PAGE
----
Genre: Adventure, Biography, Drama
Director: Stanley Kubrick
Screenwriter: Dalton Trumbo
based on the novel by Howard Fast
Music: Alex North
Cinematography: Russell Metty
Harold J. Stone
Nigh the dog end of Hollywood’s studio era, a young Kubrick replaced Anthony Mann to direct this 1st century BC historical epic, which later he disowned for want of a carte blanche within his directorial remit.
That said, SPARTACUS is anything but a nondescript product out of Hollywood’s assembly line, carrying a humongous budget around $12 million, it provides Kubrick a fecund playground to deploy his clout to the pursuance of a vision of his own, which germinates the majestic cinematography that culminates in the climatic pitched battle between the slave horde led by our Thracian hero Spartacus (Douglas) and the Roman army marshaled by senator Crassus (Olivier), and for an axiomatic losing battle, Kubrick emphatically ratchets up the pathos by panning through the multifarious visages of these doomed slaves, women and children are prioritized, and it is those quieter moments that prove to be having more staying power than the action pieces, which, save for intimate gladiator combats (athlete-turned-actor Woody Strode struts his stuff in an earlier fight with Spartacus), are hogtied by orchestrating an unwieldy multitude of extras to an unconvincing effect (and who wants to see the facsimile of a realistic bloodbath anyway).
Compartmentalizing American actors as slaves and their British counterparts as the Romans, except for a comely Jean Simmons as Spartacus’ wife Varinia and the dreamboat John Gavin as Julius Caesar, the story gears up for cothurnus whenever Olivier’s Crassus and Laughton’s Gracchus, two rivaling forces in the senate, start to clash with overt contempt towards each other; and goes sentimentally romantic whenever Douglas and Simmons give an amorous spin to the largely men’s affairs. Yet, scripted by Dalton Trumbo from Howard Fast’s novel, the most exhilarating part, to this reviewer’s liking, should be handed to the snails and oysters metaphor from a swinging-both-ways Crassus to the handsome slave Antoninus (Curtis), plus his conspicuous copping-a-feel of an Adonis-like, half-naked Caesar, so gladsome that those unorthodox undertones are not left in the editing room.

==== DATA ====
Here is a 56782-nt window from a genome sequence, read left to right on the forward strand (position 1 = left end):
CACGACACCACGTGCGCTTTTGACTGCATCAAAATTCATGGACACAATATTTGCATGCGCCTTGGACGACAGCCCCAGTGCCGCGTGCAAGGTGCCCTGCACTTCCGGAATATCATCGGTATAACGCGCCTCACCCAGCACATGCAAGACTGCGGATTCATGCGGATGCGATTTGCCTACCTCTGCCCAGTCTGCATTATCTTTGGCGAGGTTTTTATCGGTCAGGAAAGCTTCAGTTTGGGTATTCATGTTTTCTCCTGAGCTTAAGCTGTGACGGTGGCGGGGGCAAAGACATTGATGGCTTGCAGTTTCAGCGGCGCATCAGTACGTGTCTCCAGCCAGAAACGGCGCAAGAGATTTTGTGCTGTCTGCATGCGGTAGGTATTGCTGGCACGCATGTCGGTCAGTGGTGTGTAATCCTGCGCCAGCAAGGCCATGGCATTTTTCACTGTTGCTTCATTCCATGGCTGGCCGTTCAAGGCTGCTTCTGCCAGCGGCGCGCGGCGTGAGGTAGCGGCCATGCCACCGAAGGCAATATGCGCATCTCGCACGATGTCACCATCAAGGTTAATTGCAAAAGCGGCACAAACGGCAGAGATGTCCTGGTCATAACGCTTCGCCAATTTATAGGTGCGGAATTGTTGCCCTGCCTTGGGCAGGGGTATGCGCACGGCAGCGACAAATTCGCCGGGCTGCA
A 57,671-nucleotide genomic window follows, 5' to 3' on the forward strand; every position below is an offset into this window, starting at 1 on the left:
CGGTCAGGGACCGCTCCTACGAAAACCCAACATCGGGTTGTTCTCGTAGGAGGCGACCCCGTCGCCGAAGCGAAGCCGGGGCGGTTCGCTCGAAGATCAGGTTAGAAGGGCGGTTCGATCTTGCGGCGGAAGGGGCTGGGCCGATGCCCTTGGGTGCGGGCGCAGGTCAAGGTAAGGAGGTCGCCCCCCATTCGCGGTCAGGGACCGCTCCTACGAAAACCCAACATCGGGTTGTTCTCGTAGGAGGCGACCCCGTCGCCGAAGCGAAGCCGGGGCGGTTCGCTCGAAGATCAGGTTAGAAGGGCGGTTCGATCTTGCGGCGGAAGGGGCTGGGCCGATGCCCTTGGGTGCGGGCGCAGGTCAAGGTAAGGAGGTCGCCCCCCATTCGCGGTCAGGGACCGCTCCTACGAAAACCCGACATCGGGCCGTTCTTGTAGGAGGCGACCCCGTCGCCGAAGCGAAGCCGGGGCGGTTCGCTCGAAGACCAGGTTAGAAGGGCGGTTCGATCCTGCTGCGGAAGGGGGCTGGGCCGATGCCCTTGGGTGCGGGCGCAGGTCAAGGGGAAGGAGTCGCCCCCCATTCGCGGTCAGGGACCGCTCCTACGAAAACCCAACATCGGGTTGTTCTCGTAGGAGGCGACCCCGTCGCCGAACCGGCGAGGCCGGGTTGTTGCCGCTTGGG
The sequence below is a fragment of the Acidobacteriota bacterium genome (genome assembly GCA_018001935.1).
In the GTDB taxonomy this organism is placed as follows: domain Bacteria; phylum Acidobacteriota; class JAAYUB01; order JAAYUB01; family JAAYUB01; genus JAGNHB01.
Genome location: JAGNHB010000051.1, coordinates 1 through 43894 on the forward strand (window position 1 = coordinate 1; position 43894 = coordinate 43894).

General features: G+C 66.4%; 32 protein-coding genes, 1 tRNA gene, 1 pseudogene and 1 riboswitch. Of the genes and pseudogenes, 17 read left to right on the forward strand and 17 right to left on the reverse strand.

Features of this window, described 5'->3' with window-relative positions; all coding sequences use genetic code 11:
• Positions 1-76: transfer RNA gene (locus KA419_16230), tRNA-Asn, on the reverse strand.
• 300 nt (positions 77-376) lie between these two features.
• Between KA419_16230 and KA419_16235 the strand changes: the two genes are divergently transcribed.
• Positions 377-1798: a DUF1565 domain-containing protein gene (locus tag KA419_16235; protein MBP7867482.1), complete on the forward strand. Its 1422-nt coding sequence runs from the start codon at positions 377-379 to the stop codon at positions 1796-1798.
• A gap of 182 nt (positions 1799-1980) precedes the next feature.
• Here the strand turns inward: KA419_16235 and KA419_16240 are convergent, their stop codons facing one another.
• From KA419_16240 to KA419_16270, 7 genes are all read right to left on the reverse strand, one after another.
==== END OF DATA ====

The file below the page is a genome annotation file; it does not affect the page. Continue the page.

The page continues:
Kirk Douglas looks unfortunately rather weather-beaten for a sinewy hero, but, emulating Charlton Heston’s Ben-Hur, he tops off the saga with a well-balanced performance of valor and compassion (the “I’m Spartacus!” moment is a rousing landmark much obliged to his reaction shot); as the chief antagonist, a hoity-toity Laurence Olivier brings great poise and grandeur into good play, persuasively elevates the irony that he loses out both preys of either sexes to Spartacus, a scar will mar him forever in his lofty hubris, even he cunningly wins the battle. Jean Simmons, also holds it on her own with commendable composure and an enchanting luster of femininity that the film cannot survive without.
In his penultimate role, Charles Laughton equally lords over declamation against Olivier during their senatorial ructions, but privately finds a delightful kindred spirit in Peter Ustinov, the plebeian Batiatus, former-owner of Spartacus and a sycophant who will do the right thing if only he is getting well paid, Ustinov won his first Oscar for his vivid portrayal of a character whose annoyance and vindictiveness are often brilliantly touched on instead of being fully revealed, which offers a welcome middle viewpoint between the high and low, and hints that his bravery in the end is a hard-won battle in choosing side, there must be a smidgen of sense of justice in spite of all the allure of lucre.
A top-tier Hollywood epic, Alex North’s revolutionary score is an emotive boon to accompany viewers through this jeremiad of die fighting for freedom against the hierarchy, not a David-and-Goliath victory, but a stirring roar with its resounding ripple effect, moreover, SPARTACUS is a weighty fruit borne out of the sui genesis occurrence when Kubrick’s acute artistic might collaborates with an elephantine, time-honored, minted movie-making system that breathes its last hurrah.